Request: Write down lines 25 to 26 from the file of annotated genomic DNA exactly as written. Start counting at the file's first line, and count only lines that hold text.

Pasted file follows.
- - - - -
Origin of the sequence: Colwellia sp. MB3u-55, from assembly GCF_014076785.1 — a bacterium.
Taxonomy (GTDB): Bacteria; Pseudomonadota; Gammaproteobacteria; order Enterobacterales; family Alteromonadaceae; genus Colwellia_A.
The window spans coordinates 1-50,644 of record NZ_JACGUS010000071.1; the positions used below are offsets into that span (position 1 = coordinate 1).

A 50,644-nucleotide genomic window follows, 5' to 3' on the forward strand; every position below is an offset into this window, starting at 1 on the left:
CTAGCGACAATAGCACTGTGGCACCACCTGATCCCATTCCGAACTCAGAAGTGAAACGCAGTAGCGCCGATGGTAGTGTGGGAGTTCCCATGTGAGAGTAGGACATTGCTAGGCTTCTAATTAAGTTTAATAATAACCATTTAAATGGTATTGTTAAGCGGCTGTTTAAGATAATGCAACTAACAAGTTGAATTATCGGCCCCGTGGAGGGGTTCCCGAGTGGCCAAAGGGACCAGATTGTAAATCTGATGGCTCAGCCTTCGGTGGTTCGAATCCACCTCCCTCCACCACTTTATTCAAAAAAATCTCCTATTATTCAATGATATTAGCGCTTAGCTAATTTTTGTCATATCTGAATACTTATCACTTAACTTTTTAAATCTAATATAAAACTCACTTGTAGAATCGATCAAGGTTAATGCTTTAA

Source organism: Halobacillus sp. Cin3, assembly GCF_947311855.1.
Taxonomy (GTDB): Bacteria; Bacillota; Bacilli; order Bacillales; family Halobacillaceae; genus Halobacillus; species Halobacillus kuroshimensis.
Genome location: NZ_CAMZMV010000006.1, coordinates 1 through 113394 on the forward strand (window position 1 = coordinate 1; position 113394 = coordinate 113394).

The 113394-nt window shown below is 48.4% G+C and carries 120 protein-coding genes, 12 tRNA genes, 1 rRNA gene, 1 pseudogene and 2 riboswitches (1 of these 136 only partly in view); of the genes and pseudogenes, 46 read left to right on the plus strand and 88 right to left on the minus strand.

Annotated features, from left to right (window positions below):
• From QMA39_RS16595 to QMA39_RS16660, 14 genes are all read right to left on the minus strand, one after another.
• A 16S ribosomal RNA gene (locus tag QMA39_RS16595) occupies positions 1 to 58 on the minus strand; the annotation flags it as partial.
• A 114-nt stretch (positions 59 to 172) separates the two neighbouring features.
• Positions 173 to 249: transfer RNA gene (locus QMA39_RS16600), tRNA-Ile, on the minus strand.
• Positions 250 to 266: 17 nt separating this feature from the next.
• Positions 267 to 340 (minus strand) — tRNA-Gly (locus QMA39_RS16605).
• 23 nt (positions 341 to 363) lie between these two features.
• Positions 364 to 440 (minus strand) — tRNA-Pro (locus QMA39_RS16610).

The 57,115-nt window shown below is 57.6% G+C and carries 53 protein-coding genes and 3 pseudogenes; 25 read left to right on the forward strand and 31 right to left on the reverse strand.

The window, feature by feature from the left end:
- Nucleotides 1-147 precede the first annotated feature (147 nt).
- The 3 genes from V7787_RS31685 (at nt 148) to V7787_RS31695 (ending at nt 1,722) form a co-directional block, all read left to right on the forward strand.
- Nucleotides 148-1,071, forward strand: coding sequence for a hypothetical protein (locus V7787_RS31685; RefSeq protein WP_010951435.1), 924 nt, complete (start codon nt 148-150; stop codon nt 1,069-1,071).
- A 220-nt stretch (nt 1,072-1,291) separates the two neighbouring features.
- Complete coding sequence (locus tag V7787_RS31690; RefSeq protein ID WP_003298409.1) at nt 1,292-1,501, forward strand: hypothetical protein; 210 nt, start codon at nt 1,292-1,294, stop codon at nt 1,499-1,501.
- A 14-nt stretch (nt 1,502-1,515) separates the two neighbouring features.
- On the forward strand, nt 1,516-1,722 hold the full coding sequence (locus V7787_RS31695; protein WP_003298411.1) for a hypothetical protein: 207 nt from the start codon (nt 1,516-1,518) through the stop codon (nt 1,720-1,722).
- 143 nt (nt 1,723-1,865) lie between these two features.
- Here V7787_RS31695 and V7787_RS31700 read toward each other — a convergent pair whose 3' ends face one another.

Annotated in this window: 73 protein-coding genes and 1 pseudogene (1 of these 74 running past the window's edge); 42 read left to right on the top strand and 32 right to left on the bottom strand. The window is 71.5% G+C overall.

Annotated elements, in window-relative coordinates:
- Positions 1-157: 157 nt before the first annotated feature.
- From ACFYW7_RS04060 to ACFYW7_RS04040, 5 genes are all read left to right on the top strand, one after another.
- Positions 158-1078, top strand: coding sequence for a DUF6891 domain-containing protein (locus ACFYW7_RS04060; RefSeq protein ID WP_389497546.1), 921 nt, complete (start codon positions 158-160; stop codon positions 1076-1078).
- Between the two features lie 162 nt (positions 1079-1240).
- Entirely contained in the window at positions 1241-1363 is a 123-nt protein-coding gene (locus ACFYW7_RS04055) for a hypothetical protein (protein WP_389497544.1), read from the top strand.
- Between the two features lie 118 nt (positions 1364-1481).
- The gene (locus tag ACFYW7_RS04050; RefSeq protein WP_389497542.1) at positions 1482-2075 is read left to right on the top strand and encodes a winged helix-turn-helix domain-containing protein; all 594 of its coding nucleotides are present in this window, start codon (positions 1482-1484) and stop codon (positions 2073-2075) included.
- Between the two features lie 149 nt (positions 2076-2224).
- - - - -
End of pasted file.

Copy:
- Complete coding sequence (locus tag V7787_RS31690; RefSeq protein ID WP_003298409.1) at nt 1,292-1,501, forward strand: hypothetical protein; 210 nt, start codon at nt 1,292-1,294, stop codon at nt 1,499-1,501.
- A 14-nt stretch (nt 1,502-1,515) separates the two neighbouring features.